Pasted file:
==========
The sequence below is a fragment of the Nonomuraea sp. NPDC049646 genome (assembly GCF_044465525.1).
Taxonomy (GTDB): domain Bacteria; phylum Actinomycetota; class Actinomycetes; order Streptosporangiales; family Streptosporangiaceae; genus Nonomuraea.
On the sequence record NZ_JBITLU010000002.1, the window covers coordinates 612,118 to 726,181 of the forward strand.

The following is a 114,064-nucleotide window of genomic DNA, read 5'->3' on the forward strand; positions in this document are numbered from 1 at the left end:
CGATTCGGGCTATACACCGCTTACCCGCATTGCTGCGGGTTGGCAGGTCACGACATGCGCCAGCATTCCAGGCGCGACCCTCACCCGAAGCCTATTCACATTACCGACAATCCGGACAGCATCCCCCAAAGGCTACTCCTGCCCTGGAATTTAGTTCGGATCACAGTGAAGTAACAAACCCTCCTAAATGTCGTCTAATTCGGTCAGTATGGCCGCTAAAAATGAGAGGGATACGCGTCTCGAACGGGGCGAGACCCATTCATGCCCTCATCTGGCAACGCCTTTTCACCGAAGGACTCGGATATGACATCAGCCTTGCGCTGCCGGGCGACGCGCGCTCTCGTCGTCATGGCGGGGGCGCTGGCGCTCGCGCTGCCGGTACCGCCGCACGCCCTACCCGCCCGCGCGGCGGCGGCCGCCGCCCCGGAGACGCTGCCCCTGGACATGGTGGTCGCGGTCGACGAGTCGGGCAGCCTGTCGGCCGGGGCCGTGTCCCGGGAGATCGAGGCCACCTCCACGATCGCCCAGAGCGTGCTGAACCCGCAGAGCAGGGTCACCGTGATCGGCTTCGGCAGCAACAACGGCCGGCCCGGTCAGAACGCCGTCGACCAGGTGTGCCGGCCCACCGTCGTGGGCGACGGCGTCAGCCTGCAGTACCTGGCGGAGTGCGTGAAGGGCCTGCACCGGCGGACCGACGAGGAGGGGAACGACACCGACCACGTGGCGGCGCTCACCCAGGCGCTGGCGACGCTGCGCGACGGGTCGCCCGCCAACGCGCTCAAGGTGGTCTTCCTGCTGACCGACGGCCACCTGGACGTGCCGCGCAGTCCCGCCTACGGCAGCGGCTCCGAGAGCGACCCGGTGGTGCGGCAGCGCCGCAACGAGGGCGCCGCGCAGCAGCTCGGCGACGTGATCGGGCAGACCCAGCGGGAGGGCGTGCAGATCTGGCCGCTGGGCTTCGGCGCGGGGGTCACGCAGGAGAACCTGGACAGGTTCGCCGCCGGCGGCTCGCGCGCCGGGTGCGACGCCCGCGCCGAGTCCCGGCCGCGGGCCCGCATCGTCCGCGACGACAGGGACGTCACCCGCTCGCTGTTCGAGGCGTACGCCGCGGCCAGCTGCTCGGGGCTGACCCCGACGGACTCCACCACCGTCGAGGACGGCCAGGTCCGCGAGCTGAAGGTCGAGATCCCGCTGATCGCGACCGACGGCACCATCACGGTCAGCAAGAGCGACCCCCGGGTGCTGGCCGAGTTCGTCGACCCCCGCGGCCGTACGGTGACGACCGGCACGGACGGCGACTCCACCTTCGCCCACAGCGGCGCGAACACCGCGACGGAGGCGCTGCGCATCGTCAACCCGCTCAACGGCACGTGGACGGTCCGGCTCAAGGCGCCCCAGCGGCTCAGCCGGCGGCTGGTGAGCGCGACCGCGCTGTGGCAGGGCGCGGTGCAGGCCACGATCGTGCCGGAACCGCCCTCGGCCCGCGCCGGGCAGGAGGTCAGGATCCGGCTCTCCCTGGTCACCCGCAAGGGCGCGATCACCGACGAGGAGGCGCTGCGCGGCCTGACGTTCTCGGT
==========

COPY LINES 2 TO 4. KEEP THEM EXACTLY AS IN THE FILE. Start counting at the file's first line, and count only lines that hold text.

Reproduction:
Taxonomy (GTDB): domain Bacteria; phylum Actinomycetota; class Actinomycetes; order Streptosporangiales; family Streptosporangiaceae; genus Nonomuraea.
On the sequence record NZ_JBITLU010000002.1, the window covers coordinates 612,118 to 726,181 of the forward strand.

The following is a 114,064-nucleotide window of genomic DNA, read 5'->3' on the forward strand; positions in this document are numbered from 1 at the left end: